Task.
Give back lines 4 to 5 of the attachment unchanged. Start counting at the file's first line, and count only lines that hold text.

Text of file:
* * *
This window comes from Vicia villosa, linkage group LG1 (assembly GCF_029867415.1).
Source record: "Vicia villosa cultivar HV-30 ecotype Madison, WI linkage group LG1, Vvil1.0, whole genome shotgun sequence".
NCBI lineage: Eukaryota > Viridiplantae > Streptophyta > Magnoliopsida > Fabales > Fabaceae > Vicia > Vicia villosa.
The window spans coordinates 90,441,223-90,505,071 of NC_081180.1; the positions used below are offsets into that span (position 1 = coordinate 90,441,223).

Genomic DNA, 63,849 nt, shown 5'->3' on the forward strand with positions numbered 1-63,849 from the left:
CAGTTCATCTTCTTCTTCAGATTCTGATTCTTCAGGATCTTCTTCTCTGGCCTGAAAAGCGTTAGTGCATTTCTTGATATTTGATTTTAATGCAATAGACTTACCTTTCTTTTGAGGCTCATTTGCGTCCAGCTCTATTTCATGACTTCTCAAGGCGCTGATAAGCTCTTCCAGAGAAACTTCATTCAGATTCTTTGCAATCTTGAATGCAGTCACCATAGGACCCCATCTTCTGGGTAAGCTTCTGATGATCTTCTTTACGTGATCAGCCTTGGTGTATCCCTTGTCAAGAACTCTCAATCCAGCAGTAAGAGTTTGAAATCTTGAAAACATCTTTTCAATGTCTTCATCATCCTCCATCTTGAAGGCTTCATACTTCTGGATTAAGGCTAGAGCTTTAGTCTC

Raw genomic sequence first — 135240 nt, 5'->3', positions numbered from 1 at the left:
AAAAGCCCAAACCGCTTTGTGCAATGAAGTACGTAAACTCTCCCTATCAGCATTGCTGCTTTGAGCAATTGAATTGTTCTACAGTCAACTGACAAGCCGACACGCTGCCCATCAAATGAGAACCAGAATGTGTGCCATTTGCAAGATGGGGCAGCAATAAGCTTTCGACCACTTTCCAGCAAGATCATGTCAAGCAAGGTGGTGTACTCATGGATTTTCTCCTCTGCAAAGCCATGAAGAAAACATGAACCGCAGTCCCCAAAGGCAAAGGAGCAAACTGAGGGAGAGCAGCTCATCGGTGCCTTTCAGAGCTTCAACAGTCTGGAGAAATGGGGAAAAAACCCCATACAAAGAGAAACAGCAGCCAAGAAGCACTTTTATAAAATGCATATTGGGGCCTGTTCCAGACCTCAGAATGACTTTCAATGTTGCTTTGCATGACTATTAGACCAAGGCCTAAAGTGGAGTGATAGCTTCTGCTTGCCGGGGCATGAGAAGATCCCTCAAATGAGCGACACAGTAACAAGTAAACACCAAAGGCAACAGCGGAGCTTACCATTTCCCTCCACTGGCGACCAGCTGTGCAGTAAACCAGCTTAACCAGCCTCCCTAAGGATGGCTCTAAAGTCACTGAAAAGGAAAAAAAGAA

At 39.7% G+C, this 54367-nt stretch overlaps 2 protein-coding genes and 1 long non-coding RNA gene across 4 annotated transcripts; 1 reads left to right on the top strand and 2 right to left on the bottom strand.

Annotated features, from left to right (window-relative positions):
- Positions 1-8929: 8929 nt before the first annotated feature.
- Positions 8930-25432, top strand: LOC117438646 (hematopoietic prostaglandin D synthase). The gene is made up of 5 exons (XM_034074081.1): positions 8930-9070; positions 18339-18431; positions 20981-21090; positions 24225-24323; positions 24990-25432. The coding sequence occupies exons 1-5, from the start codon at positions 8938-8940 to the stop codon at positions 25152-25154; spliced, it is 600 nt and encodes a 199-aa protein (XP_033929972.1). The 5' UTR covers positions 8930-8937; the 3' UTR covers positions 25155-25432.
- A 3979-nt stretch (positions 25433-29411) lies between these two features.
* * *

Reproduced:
The window spans coordinates 90,441,223-90,505,071 of NC_081180.1; the positions used below are offsets into that span (position 1 = coordinate 90,441,223).

Genomic DNA, 63,849 nt, shown 5'->3' on the forward strand with positions numbered 1-63,849 from the left: